New 'Human Barbie' Says She's The Toy Of Controlling Parents

New 'Human Barbie' Says She's The Toy Of Controlling Parents

The latest young Eastern European woman to claim she's a human Barbie doll says that her parents control her look, restrict her diet, tell her how much to exercise and won't let her go on dates unaccompanied.

Angelica Kenova, a 26-year-old from Moscow, says she's never had plastic surgery, and that her doll-like look is the result of a lifetime of parental micromanaging, according to News Dog Media, a press agency based in the U.K.

"I should be independent but my parents insist I still live with them. They don’t want me to move into my own place and I am still dependent on them financially," said Kenova, according to “I’m not even allowed to buy clothes without my mum there -- she likes to choose attire that clings to my figure and emphasize my good features."

Kenova, who allegedly has a 20-inch waist, wears a 32E bra and weighs only 89 pounds, said that her mother, Natalia, accompanies her on all of her dates.

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Although Kenova's parents reportedly treat her like a doll, that hasn't stopped her from pursuing other interests. The International Business Times reports that Kenova's true ambition in life is to become a Playboy Playmate, because she finds them "very beautiful."

Kenova is only the latest in a series of young Eastern European women to be dubbed a "human Barbie" in the press. The most infamous human Barbie, Valeria Lukyanova of Ukraine, recently made headlines when she admitted that photos of herself had been edited to "correct defects." Last year, GQ's Michael Idov memorably described Lukyanova as a "racist space alien," due to her views on transdimensional beings and "race-mixing."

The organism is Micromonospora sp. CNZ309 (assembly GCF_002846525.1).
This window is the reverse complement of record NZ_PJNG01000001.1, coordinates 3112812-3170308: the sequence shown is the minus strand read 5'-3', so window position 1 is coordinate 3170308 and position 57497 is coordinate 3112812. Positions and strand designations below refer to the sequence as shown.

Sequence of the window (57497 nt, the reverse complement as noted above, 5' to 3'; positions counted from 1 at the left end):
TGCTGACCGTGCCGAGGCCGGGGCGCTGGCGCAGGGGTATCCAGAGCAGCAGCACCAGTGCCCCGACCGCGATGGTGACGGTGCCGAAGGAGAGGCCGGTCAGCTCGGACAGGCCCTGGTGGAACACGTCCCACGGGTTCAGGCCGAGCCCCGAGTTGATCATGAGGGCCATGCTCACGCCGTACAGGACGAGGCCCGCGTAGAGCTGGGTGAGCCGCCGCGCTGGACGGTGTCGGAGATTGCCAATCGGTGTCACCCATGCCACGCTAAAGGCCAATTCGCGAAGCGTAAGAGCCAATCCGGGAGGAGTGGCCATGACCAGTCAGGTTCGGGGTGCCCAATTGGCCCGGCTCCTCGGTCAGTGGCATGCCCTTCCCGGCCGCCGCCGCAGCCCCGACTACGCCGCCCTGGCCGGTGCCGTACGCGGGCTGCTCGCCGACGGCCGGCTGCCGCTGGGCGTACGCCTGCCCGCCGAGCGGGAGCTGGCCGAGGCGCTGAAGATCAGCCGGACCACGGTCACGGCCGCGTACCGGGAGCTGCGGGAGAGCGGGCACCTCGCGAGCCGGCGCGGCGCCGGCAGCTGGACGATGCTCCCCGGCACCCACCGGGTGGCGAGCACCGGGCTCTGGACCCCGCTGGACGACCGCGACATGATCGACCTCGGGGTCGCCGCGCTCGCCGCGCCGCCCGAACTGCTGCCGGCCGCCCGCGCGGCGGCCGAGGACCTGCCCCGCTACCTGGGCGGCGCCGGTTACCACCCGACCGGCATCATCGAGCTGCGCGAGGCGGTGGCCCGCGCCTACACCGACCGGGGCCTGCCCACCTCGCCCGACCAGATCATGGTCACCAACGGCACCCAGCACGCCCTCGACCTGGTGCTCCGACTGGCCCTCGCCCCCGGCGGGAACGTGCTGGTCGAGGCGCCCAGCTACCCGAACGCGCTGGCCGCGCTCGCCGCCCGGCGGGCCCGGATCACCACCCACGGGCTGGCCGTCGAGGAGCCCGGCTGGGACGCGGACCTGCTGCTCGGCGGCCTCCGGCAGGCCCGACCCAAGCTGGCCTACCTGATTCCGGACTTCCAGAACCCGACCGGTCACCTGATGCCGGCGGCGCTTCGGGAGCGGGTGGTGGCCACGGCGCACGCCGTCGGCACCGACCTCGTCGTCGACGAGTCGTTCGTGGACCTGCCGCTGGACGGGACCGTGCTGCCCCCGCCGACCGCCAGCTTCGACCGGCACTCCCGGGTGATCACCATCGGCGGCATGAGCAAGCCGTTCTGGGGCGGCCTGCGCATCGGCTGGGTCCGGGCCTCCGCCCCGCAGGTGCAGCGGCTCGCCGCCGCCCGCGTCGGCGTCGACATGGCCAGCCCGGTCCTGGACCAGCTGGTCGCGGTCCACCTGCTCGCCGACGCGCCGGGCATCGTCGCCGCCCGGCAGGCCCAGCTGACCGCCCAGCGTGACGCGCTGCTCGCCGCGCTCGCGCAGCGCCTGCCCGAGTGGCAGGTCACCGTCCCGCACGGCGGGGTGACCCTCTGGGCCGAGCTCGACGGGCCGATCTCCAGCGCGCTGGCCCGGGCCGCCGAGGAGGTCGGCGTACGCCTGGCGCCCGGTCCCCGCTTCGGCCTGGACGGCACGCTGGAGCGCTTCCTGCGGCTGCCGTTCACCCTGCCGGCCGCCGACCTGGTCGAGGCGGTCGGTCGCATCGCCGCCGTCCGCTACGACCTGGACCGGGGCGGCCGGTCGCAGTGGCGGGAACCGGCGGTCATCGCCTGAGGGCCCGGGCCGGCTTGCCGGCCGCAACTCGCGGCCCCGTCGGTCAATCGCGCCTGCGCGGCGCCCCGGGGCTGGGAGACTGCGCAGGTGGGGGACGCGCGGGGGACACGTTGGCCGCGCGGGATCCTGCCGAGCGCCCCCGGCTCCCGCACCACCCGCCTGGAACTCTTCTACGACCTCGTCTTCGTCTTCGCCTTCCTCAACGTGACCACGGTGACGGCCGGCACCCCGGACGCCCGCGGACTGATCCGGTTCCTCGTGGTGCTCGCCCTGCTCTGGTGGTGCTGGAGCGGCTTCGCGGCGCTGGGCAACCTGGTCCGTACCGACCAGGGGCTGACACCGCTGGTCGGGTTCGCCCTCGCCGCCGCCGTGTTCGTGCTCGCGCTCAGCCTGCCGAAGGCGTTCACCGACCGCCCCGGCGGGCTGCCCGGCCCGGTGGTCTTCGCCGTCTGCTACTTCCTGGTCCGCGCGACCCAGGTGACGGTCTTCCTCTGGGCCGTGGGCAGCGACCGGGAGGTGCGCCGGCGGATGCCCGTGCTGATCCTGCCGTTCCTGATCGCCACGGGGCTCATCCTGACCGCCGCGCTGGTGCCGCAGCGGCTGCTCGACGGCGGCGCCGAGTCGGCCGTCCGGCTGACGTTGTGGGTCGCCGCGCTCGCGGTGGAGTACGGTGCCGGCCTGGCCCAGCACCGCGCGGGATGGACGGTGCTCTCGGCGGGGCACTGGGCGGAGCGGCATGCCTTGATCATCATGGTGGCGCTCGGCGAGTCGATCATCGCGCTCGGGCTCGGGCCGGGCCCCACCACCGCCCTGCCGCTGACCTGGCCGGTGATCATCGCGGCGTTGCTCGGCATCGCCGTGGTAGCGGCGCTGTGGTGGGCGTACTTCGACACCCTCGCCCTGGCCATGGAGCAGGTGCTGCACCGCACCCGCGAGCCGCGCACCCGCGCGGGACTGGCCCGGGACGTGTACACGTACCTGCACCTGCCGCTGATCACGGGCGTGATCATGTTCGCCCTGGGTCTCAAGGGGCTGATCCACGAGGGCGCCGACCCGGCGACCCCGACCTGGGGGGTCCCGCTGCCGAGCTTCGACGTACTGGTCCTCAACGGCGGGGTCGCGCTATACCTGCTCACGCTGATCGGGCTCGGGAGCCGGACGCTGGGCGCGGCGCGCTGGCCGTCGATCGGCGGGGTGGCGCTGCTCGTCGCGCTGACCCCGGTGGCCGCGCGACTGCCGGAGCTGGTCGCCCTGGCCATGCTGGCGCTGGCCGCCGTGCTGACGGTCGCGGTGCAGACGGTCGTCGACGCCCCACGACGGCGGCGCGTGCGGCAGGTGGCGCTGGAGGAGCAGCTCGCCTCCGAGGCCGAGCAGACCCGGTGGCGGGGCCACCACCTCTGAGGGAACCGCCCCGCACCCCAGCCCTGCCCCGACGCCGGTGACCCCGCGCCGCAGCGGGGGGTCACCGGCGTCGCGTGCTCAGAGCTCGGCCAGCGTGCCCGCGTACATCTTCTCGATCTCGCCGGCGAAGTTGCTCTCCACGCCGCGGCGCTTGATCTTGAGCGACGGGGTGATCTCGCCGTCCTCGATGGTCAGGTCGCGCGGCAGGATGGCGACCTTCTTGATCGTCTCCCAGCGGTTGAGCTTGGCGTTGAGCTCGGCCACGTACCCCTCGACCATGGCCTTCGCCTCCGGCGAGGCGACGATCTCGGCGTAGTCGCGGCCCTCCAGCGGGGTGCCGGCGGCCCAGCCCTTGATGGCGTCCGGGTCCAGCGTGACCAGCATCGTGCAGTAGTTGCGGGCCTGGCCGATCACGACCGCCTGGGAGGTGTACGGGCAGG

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Last year, Alina Kovalevskaya, a model from Odessa, Ukraine, emerged as a possible challenger to Lukyanova. Kovalevskaya sported a more natural look than Lukyanova's heavily done-up appearance, but the Internet hasn't had much to say about her lately. Maybe she wasn't controversial enough.

There are also a few human Kens out there. One of them, an American man named Justin Jedlica, isn't so into Lukyanova. Although Jedlica has spent more than $100,000 on various plastic surgeries in the pursuit of his own idea of beauty, he has dismissed Lukyanova as uninteresting.

But based on the regularity with which new "human Barbies" seem to pop up, it seems Jedlica's attitude is a minority opinion.

The Barbie doll has long been criticized for promulgating beauty standards that are unrealistic, and at times anatomically impossible. Last year, a toy known as the Lammily doll went on sale, sporting body measurements that more closely match those of an actual human woman. Still, people just can't seem to help gawking at the real-life women who want to be dolls.

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Brea Bennett

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